A great deal of the power of the idea lies in Jack’s careful observation of and closeness to nature. Symbolically, after his long and difficult struggle, it was a natural current that led him ashore to his discovery. He seeks to use the secret of a wild natural power (the Draug) and build a boat that moves like a bird, that shakes the sea aside like the slippery fin of a fish.

But scientists who start out working for the public weal, caught by the fire of an idea, can lose sight of their original purpose or be blind to the ill consequences of their work. This happens when science is generally accepted and becomes part of the establishment, part of materialistic human society. Jack finds himself earning a great deal of money, and he starts to be proud and careless with the lives of the people who buy his boats. But scientific hubris is unsustainable, and his oversight pursues him. Helplessly, he cries out that things would have been much worse without his discoveries. Nature and destiny are inexorable.

In the end, Jack abandons the establishment and sets out on a voyage into the open sea. He has abandoned his attempt to subdue nature beneath the tyranny of the human establishment, and instead floats peacefully into wild nature, personified as Seimke, his wild bride. Seimke shrieks and laughs and shakes and throws herself upon his neck, takes her turn at the oars, and plays familiarly with the northern lights. Nature is not an adversary, but a fascinating and affectionate equal. The ultimate purpose of science is familiarity with nature, beautiful and untameable as it is.

(You can read the story in English here, and download the original text here. A big thank you to Project Gutenberg, the University of Oslo’s Documentation Project and MobileReads!)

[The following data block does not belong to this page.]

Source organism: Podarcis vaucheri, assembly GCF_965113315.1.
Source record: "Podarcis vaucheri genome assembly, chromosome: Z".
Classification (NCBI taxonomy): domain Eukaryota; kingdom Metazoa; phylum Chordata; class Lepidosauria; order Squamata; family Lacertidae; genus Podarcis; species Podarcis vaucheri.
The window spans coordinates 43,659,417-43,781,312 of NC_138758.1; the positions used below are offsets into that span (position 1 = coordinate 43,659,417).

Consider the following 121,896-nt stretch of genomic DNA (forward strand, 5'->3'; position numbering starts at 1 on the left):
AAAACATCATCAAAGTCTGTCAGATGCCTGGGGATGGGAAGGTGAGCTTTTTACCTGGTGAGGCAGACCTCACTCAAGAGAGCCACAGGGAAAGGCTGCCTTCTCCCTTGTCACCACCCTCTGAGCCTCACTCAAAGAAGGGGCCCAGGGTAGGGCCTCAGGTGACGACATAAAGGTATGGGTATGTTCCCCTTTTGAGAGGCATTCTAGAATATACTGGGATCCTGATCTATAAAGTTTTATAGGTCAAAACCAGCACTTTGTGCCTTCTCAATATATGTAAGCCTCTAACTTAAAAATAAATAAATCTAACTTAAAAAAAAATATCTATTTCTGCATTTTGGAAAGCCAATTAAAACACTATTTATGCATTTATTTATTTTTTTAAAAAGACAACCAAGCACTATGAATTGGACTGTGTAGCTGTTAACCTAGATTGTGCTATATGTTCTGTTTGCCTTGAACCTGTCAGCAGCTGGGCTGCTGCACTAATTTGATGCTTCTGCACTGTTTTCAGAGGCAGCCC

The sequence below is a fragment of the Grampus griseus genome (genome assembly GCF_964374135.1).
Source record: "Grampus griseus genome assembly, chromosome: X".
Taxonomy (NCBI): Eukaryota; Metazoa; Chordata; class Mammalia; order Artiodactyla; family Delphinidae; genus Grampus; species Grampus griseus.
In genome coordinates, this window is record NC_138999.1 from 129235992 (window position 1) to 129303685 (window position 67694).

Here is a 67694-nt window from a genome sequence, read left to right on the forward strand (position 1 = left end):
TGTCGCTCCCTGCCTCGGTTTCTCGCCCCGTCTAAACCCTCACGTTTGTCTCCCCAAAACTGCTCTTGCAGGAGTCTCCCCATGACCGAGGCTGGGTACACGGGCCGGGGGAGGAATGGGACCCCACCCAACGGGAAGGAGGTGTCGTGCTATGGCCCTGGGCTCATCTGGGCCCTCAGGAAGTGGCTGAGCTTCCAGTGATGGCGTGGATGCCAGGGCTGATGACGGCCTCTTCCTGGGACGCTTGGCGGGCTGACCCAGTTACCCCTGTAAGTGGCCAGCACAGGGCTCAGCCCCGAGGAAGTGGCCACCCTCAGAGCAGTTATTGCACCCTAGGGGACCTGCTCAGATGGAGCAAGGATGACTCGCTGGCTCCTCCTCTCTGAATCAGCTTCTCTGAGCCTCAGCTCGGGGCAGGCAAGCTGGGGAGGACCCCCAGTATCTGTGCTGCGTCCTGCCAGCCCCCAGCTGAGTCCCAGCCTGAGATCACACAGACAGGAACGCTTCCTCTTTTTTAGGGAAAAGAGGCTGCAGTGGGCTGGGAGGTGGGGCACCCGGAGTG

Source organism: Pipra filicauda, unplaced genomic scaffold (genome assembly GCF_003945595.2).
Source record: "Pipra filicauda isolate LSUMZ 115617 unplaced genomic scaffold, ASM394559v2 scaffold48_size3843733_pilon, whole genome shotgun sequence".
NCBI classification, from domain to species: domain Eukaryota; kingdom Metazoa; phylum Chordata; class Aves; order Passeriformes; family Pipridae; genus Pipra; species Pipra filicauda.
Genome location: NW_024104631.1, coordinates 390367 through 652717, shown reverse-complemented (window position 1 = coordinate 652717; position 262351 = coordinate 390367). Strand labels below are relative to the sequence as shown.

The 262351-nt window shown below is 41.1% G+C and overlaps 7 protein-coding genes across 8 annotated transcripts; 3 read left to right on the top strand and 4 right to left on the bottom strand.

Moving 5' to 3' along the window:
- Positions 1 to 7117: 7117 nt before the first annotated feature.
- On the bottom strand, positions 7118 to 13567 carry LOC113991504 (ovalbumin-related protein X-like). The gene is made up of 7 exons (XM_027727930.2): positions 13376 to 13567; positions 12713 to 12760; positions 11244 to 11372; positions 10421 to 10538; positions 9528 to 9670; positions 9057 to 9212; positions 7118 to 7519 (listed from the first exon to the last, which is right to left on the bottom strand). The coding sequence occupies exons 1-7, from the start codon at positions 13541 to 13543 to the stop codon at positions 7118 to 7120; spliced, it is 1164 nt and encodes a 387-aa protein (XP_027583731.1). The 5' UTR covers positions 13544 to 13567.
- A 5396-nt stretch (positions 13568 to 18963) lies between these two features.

Mrs. Long, and the Invisible Spectre of Society

Sometimes the characters who impress themselves on the memory are the ones we never see. Achilles in Ajax, Lord Byron in Arcadia, and Mrs. Long in Pride and Prejudice linger in the memory far longer than many characters who actually appear and play a part in the story, perhaps because they stimulate the imagination—because they become not people, but figures. They are not characters with particular qualities, but epitomes of characteristics.

No-one who has read Pride and Prejudice can forget the name of Mrs. Long, and yet we never see her. She is mentioned six times in the text, on each occasion described very differently by Mrs. Bennet—

“My dear Mr. Bennet,” said his lady to him one day, “have you heard that Netherfield Park is let at last?”

Mr. Bennet replied that he had not.

“But it is,” returned she; “for Mrs. Long has just been here, and she told me all about it.”

“I do not believe Mrs. Long will do any such thing. She has two nieces of her own. She is a selfish, hypocritical woman, and I have no opinion of her.”

“Mrs. Long told me last night that he sat close to her for half-an-hour without once opening his lips…. I do not believe a word of it, my dear. If he had been so very agreeable, he would have talked to Mrs. Long. But I can guess how it was; every body says that he is eat up with pride, and I dare say he had heard somehow that Mrs. Long does not keep a carriage, and had come to the ball in a hack chaise.”

“I will go to Meryton,” said she, “as soon as I am dressed, and tell the good, good news to my sister Philips. And as I come back, I can call on Lady Lucas and Mrs. Long….”

“…We must have Mrs. Long and the Gouldings soon. That will make thirteen with ourselves, so there will be just room at table for him….”

“…Mrs. Long said so too, for I asked her whether you did not. And what do you think she said besides? ‘Ah! Mrs. Bennet, we shall have her at Netherfield at last.’ She did indeed. I do think Mrs. Long is as good a creature as ever lived—and her nieces are very pretty behaved girls, and not at all handsome: I like them prodigiously.”